So how's your website doing? Seems OK, but not sure?
Having a website without understanding how it's being used is a little like trying to drive from here to California—with no road signs or maps. You’ll get somewhere—but not necessarily where you want to go.
Google Analytics is one of the most powerful tools available for monitoring and analyzing the traffic on your website. It provides extensive data on who's visiting your site, how they're getting to your site, and that they do when they get there. This data can help you make marketing decisions based on hard information—not guesswork. That's why we incorporate Google Analytics into every site we develop.
But it can't help you if you never access the reports.
So, be brave. Log into your Analytics account.
(If we developed your website and you don't know your login, give us a call or email firstname.lastname@example.org. Otherwise contact your web developer/host.)
Once you're logged in, you can sort the data by time period (from/to) and compare two time periods.
Analytics is divided into three major sections: Audience, Acquisition, and Behavior. (There's also a section on Conversions—important if you're tracking online sales or goal completions such as a form filled out, a brochure downloaded, or page accessed.)
Reports we recommend you access at least once a month:
IN THE AUDIENCE SECTION:
Overview: This gives you the big picture: how many people access the site, how many pages they accessed, how long they stayed (Under 2 minutes? Not a good sign.), and the bounce rate. (A bounce is when someone visits your site and leaves from the entrance page without interacting with the page. If the bounce rate is more than 50%, your website isn’t clearly and immediately meeting the needs of visitors.)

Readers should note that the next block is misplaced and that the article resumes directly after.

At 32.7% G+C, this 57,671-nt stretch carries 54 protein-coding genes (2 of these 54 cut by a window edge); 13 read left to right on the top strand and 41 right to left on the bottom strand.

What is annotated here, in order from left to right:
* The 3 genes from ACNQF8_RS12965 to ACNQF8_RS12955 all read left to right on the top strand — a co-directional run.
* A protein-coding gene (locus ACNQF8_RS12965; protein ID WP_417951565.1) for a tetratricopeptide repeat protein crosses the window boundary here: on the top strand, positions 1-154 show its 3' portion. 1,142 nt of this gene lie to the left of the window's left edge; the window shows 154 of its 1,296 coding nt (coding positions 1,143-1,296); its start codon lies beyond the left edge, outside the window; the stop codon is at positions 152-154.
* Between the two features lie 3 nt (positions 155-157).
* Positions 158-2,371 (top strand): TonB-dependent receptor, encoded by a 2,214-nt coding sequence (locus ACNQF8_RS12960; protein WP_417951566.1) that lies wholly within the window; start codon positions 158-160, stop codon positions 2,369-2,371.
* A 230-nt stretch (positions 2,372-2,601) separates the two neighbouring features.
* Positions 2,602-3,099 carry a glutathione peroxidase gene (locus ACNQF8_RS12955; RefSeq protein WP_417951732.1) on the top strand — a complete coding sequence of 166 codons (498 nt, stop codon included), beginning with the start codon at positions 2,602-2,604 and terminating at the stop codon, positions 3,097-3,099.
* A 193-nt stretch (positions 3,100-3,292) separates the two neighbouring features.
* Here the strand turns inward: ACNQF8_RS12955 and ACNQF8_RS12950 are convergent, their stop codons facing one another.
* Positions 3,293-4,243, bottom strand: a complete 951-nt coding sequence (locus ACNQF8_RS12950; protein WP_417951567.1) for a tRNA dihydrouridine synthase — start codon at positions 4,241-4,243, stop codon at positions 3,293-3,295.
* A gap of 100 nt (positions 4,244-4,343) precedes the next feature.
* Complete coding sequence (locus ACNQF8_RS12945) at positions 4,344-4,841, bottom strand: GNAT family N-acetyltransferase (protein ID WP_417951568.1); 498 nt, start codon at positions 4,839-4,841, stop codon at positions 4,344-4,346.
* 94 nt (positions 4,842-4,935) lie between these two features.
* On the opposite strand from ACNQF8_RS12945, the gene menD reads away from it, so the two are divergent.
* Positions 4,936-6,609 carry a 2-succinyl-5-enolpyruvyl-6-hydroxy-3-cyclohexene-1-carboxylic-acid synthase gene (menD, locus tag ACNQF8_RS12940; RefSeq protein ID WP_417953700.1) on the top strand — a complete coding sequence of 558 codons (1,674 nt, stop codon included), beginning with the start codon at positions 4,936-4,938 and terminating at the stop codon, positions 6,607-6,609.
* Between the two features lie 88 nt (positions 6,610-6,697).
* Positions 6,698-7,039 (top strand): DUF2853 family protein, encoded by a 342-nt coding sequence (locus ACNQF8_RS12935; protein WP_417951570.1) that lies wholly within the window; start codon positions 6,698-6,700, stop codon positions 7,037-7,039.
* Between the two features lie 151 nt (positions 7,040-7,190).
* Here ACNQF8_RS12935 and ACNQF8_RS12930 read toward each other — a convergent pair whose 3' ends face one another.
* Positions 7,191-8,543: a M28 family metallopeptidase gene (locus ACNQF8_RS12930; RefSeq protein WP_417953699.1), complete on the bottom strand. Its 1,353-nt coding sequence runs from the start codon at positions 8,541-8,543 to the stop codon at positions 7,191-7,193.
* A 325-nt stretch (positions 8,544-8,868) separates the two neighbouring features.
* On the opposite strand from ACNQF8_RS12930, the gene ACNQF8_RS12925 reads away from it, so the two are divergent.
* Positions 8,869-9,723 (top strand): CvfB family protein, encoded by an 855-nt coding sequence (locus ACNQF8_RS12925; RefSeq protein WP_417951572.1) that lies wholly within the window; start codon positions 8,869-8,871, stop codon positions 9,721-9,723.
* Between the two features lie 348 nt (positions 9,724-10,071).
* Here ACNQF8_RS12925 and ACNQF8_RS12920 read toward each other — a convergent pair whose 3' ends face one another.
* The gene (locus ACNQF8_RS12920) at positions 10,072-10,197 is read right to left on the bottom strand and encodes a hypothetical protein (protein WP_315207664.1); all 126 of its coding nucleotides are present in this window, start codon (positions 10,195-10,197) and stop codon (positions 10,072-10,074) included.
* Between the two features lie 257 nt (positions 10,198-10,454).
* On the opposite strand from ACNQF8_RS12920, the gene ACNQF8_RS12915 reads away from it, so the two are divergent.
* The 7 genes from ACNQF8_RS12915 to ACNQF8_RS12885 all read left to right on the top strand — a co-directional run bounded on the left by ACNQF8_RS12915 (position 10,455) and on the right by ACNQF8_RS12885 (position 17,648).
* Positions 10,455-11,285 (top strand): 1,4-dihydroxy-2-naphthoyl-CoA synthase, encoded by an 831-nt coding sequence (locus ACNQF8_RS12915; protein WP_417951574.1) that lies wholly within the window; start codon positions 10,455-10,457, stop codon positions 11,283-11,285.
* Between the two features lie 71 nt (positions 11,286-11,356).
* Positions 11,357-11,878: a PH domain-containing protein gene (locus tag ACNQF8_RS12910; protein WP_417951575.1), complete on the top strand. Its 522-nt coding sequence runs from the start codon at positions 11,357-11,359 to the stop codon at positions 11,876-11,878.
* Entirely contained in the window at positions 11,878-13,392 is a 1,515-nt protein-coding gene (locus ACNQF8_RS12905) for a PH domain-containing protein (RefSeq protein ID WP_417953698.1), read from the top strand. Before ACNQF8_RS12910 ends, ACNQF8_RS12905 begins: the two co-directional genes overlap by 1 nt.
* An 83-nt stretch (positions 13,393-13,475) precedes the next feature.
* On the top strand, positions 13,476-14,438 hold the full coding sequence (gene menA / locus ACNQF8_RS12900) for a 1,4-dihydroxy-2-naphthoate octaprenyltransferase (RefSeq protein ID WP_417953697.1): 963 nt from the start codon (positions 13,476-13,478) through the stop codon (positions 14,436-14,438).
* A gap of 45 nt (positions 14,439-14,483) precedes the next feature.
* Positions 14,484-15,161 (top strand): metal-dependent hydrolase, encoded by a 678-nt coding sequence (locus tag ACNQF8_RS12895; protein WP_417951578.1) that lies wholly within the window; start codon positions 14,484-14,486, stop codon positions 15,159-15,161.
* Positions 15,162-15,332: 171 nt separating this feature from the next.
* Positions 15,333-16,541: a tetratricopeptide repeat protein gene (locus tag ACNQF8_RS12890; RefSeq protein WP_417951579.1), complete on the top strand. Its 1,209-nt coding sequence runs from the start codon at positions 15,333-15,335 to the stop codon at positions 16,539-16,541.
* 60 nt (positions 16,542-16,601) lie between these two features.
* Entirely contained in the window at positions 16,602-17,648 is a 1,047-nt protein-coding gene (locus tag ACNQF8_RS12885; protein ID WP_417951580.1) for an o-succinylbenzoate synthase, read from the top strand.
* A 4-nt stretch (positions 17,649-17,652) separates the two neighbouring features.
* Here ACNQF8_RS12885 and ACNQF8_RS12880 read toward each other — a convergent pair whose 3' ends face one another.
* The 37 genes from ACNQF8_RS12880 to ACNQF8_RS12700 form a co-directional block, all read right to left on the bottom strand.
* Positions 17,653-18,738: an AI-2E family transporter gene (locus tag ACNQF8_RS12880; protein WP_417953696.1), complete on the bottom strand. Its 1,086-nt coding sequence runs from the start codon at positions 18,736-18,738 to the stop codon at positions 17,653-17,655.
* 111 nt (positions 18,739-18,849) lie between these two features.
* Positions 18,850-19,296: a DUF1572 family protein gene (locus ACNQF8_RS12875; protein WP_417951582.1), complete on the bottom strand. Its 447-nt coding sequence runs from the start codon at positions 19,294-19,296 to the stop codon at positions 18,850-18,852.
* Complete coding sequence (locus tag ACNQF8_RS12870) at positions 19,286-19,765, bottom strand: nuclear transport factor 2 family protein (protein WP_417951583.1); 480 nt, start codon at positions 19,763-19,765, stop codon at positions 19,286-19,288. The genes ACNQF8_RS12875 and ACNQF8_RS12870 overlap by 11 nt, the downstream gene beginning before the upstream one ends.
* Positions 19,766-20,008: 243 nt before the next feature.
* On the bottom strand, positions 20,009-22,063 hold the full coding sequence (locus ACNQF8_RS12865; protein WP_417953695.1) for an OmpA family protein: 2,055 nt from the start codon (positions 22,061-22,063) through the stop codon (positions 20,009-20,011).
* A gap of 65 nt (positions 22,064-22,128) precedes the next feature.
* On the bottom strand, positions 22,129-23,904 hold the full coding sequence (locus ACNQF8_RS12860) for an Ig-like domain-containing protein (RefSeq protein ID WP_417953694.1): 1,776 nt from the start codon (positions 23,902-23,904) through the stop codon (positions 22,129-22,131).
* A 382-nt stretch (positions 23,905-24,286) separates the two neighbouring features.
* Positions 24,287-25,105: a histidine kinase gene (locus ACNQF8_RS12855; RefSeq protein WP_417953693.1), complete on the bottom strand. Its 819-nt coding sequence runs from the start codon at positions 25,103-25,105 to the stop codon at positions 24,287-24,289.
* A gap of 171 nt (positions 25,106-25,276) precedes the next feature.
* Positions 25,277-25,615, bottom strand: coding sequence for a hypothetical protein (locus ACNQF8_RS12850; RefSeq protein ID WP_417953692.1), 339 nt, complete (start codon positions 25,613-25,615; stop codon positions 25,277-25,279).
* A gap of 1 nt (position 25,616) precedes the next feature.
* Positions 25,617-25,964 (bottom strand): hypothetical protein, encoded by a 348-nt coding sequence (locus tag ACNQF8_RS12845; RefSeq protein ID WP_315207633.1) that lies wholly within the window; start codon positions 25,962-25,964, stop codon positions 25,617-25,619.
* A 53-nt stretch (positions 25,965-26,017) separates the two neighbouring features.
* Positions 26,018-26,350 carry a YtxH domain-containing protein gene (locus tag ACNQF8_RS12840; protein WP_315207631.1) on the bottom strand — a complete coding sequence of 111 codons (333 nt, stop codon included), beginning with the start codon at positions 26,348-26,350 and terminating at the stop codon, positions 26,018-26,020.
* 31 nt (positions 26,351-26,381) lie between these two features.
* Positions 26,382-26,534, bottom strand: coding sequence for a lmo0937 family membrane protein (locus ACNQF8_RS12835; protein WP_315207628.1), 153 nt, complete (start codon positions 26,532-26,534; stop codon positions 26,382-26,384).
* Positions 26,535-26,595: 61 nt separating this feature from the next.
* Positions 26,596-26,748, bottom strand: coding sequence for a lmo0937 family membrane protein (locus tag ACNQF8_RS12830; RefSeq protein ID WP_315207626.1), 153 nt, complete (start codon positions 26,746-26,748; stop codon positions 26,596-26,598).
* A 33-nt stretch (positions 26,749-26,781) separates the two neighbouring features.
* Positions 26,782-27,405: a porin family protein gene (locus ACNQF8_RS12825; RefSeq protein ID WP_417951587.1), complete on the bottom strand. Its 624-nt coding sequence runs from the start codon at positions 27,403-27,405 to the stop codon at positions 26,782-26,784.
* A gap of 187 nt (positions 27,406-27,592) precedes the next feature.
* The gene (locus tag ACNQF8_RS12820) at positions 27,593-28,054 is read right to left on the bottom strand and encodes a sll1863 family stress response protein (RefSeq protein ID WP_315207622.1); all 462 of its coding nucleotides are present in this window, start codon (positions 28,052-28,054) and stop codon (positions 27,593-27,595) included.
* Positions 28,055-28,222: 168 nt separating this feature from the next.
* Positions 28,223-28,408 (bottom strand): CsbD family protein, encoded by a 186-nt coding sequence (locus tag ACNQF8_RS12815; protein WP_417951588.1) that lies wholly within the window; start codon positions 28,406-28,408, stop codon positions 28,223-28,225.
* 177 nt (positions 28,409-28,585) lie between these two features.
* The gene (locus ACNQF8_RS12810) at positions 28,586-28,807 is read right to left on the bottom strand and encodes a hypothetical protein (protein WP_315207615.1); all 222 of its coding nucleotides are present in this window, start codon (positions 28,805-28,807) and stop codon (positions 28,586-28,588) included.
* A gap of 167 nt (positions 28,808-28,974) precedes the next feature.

Geo>>Location: This tells you where your visitors are located, right down to the state/city/metro area—an important indicator for both for online geo-targeted and offline advertising.
Mobile>>Overview: If more than 25% of your site's visits are via mobile or tablet, it's important that your website is responsive, so it automatically reformats based on the device used. Not sure if your site is mobile-friendly? Check it here: google.com/webmasters/tools/mobile-friendly/
IN THE AQUISITION SECTION:
Overview or All Traffic>>Channels: See how many people came directly to your site, as a result of organic or paid search, by referral from another website, emails or social sites. Dig into organic and paid search to determine keywords people used to find your site—important for SEO and search engine marketing.
All Traffic>>Referrals: This shows what sites are referring visitors. Want to know if advertising on a specific site or being a member of an organization is paying off? Search for their web address to see if the site has sent visitors, then check how long they’ve stayed on your site, how many pages they’ve visited or if the majority “bounced.”
IN THE BEHAVIOR SECTION:
Site Content>>All Pages: Learn what pages are most frequently accessed, how long visitors stay on them and if they bounce or exit from the page. If your most frequently accessed pages (except your Contact Us page) have a high bounce rate, you might want to consider a redesign.
Site Content>>Landing Pages: This is especially important if you are doing advertising that sends people to a specific page on the site. Learn how many visitors are entering on your “landing” pages, how long they stay on the page and if they bounce or exit from the page.
Got questions? Want to know more about your website's stats?
Contact email@example.com to set up an appointment or call 603-356-3030.